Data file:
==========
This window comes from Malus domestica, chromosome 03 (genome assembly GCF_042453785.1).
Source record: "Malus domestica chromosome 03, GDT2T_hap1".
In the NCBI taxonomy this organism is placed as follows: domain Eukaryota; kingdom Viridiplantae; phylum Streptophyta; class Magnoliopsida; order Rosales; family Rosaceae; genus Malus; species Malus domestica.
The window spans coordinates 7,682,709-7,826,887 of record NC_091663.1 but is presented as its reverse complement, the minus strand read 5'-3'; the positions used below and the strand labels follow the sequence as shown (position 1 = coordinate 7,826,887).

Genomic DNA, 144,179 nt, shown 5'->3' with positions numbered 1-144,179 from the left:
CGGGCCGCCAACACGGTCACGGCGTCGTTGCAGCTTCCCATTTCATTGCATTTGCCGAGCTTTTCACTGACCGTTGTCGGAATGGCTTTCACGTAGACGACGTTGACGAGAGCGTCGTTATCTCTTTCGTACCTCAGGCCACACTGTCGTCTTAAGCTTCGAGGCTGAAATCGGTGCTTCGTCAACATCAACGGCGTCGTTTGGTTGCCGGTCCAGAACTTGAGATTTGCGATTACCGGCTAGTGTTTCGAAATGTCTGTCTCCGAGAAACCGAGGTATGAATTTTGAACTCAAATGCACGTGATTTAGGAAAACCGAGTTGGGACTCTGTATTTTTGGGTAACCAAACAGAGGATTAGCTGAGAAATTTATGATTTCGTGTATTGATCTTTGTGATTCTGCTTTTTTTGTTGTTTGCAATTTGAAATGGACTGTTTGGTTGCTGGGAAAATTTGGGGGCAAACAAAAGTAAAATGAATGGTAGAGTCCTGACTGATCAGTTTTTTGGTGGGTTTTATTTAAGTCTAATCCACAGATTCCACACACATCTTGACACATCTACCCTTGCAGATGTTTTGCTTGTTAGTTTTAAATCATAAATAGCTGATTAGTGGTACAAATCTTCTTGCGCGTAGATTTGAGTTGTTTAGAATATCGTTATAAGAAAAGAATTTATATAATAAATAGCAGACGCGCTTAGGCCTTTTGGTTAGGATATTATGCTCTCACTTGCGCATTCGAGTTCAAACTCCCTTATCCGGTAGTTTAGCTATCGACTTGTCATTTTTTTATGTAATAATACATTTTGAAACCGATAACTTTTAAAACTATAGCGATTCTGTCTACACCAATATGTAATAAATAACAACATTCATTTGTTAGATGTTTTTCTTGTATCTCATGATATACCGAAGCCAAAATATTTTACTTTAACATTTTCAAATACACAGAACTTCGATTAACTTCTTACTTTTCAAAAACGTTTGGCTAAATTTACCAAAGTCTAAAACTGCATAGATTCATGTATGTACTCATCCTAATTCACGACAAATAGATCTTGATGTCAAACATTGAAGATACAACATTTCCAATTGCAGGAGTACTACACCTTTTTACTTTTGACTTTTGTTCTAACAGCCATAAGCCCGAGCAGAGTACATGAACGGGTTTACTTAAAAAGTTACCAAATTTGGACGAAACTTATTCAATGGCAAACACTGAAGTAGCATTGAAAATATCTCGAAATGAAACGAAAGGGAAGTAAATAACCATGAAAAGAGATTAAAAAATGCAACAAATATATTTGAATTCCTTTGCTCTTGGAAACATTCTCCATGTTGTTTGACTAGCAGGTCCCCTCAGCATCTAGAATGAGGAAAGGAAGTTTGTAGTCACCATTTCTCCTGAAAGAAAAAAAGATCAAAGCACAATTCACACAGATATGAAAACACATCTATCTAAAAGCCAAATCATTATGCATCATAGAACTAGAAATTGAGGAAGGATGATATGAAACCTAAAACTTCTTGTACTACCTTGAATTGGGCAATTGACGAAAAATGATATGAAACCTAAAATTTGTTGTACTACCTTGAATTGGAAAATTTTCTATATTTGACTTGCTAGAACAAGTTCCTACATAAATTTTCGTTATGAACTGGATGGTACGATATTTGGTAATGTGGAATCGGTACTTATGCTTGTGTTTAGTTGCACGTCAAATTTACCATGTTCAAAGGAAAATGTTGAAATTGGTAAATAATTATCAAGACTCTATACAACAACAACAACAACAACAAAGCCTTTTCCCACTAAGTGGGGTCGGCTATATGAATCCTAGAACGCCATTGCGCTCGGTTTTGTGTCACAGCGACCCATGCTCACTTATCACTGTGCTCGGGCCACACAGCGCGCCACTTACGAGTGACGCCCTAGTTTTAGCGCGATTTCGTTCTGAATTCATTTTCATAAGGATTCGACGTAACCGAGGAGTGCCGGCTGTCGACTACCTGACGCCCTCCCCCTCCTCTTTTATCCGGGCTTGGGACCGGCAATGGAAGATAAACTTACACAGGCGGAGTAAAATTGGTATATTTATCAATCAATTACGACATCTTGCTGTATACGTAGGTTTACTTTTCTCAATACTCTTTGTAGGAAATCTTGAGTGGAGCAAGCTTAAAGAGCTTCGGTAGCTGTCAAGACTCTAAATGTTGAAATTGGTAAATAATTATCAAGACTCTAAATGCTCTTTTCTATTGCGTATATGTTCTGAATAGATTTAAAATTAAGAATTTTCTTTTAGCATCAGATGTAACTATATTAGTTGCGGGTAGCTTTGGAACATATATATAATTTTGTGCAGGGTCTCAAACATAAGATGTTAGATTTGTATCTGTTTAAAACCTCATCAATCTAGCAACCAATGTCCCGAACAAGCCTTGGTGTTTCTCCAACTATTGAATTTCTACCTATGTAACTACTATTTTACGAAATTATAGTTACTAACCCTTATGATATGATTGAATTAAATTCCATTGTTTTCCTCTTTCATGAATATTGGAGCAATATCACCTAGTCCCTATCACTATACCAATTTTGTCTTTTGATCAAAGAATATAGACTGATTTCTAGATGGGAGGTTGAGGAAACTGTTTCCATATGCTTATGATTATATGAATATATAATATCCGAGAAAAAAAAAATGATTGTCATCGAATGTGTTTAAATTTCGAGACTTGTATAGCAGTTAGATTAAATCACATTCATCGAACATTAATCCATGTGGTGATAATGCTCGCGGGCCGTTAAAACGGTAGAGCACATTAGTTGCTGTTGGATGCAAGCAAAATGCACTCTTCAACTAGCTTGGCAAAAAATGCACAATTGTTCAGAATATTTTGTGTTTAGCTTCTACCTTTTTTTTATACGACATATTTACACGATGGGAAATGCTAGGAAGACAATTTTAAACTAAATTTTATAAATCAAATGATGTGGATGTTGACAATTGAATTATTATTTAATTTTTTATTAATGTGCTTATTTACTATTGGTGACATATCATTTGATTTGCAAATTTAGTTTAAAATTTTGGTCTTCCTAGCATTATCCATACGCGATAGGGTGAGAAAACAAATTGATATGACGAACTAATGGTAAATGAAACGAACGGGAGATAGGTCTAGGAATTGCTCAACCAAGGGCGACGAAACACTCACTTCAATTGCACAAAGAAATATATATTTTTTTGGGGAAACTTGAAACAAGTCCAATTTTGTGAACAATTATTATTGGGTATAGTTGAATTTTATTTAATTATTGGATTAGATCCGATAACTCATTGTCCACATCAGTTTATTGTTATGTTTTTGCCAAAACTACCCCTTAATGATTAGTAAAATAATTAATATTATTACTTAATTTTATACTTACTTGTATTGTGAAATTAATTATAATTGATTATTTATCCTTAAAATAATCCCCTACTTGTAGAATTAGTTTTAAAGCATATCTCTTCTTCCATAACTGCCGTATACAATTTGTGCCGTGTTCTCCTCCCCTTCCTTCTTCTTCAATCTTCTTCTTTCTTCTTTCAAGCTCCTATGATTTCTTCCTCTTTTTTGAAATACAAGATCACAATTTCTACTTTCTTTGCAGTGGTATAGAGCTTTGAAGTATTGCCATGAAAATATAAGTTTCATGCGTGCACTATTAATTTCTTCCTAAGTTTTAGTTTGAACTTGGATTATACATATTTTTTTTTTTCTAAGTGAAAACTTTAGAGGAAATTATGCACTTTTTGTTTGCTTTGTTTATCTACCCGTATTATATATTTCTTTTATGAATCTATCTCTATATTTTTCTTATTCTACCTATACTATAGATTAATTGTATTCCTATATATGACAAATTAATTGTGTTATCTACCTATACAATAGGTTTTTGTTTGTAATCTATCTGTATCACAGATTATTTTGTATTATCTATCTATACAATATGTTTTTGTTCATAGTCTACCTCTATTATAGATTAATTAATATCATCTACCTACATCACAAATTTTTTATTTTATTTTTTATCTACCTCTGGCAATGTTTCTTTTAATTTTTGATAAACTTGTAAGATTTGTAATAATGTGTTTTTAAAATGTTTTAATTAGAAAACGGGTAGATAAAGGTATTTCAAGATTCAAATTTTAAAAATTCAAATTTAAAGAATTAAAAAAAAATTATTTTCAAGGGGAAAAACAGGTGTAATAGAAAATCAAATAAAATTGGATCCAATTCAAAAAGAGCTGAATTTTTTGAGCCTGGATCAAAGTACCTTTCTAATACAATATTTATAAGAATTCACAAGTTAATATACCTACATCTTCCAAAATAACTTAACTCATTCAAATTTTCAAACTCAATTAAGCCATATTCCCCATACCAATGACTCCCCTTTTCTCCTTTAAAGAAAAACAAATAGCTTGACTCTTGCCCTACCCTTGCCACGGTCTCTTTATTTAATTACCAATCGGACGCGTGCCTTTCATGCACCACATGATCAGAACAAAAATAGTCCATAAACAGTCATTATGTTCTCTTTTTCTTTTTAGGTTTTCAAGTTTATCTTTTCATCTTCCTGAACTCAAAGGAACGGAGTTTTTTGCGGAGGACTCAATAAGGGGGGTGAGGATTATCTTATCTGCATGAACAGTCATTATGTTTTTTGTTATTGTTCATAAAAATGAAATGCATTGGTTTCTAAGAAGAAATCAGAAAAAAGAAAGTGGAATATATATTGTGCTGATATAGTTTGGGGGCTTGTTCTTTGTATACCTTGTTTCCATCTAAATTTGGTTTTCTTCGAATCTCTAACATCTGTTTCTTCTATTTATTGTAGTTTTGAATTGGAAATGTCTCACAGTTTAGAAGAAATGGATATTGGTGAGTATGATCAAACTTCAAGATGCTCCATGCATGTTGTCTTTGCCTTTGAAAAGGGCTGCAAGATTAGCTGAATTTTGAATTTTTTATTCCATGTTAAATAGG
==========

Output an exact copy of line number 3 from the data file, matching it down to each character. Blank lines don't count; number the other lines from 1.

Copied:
In the NCBI taxonomy this organism is placed as follows: domain Eukaryota; kingdom Viridiplantae; phylum Streptophyta; class Magnoliopsida; order Rosales; family Rosaceae; genus Malus; species Malus domestica.